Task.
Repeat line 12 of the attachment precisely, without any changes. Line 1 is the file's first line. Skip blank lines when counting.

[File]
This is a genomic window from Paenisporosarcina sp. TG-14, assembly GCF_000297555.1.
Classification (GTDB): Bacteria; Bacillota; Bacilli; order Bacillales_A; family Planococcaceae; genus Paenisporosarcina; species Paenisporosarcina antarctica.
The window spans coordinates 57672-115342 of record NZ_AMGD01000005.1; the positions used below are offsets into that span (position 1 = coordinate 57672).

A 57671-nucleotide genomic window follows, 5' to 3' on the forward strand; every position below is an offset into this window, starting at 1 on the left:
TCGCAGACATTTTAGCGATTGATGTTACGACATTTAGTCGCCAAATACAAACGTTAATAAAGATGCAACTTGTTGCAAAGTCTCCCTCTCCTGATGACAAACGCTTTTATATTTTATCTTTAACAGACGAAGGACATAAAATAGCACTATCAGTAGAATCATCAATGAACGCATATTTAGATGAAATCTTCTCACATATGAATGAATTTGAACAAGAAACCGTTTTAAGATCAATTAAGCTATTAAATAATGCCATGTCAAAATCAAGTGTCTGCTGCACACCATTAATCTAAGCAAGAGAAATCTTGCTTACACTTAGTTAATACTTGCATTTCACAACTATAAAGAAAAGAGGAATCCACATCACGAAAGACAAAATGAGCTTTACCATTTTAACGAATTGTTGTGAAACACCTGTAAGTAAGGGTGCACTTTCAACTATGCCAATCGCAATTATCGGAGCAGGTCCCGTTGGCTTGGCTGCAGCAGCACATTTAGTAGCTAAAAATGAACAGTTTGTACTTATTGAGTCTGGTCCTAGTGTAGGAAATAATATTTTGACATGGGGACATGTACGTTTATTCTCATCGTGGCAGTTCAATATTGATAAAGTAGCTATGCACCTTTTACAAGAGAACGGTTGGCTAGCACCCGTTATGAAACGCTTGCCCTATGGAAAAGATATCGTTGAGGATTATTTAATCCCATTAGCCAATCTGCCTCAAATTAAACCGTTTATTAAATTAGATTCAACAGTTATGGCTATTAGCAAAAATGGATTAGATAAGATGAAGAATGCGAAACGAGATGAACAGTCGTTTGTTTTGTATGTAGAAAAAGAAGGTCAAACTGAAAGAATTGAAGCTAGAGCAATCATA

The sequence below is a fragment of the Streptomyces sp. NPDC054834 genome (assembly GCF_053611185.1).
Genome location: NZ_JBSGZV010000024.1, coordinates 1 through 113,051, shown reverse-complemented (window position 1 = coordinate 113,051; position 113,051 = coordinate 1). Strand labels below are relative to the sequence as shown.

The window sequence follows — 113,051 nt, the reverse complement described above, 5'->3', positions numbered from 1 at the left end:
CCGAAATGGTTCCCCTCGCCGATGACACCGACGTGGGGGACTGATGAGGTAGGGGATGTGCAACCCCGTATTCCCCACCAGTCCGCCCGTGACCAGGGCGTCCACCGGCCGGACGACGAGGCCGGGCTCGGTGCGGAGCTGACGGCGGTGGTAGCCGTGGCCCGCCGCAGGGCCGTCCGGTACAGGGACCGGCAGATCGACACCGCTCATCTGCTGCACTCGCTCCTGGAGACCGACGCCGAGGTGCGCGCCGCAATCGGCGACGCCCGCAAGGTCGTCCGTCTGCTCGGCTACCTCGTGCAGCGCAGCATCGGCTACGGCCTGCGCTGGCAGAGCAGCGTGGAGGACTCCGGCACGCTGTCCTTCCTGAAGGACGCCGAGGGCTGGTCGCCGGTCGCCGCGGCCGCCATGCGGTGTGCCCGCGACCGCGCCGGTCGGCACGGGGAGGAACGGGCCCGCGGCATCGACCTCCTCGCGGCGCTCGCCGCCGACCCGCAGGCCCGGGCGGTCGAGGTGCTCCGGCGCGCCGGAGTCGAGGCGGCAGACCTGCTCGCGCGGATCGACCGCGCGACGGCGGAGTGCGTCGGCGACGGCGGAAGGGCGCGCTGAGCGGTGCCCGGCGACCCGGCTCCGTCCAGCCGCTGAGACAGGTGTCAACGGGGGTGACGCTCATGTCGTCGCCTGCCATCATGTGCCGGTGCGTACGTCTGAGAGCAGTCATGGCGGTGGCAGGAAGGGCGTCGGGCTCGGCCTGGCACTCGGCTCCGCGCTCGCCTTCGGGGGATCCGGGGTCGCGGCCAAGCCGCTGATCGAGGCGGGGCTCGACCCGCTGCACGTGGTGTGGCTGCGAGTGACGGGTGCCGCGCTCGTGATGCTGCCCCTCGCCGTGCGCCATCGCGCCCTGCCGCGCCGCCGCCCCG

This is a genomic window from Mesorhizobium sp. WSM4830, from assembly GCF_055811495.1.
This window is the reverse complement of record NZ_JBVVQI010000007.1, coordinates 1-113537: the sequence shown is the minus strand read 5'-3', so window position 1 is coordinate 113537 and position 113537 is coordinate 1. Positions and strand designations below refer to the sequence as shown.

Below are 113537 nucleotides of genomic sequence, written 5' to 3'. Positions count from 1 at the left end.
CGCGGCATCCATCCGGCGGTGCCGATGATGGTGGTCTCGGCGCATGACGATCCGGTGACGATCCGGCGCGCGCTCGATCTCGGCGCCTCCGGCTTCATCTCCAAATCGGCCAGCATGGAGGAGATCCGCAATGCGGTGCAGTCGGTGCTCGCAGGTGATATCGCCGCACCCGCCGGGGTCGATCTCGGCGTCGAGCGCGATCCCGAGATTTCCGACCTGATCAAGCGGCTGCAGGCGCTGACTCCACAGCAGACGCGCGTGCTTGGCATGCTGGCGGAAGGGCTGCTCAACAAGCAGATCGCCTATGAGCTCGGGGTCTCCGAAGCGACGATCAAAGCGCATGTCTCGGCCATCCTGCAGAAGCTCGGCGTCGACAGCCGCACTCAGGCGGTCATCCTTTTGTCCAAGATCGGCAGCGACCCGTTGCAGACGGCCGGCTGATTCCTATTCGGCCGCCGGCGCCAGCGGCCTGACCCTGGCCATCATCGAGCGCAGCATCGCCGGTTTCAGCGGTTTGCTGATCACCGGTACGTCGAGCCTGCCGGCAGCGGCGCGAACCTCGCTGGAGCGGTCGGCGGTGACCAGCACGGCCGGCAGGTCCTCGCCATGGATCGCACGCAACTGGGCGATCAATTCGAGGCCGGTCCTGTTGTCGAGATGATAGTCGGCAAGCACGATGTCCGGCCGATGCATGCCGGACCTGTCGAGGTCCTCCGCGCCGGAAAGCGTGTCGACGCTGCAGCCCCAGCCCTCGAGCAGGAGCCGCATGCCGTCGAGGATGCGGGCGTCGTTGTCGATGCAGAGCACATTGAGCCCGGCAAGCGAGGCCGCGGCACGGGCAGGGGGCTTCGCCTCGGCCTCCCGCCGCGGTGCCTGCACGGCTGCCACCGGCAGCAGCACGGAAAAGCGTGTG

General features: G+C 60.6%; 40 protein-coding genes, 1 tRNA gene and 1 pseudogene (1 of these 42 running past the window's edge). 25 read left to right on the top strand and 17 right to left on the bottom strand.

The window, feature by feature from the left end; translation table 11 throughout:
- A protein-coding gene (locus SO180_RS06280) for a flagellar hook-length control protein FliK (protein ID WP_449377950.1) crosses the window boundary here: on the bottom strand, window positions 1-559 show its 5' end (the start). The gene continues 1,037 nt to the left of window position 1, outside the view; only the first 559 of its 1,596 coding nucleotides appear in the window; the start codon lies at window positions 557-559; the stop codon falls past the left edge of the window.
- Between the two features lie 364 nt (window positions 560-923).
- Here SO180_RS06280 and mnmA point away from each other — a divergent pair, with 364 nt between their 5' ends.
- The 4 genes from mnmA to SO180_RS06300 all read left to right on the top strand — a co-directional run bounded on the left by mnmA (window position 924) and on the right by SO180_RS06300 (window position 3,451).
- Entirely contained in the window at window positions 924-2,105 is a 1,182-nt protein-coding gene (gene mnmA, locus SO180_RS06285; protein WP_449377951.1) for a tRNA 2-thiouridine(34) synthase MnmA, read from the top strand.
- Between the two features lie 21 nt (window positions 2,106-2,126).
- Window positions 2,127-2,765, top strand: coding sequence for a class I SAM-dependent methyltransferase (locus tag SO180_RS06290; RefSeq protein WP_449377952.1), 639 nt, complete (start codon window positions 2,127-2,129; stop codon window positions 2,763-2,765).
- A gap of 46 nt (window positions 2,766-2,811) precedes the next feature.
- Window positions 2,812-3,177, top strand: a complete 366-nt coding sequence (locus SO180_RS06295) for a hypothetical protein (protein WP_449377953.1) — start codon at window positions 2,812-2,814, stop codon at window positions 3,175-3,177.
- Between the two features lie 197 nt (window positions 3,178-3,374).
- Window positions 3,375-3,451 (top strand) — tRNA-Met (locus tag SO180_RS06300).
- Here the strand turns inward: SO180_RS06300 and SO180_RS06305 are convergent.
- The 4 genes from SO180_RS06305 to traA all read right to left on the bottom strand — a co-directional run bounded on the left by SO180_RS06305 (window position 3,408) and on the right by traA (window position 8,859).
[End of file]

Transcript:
Below are 113537 nucleotides of genomic sequence, written 5' to 3'. Positions count from 1 at the left end.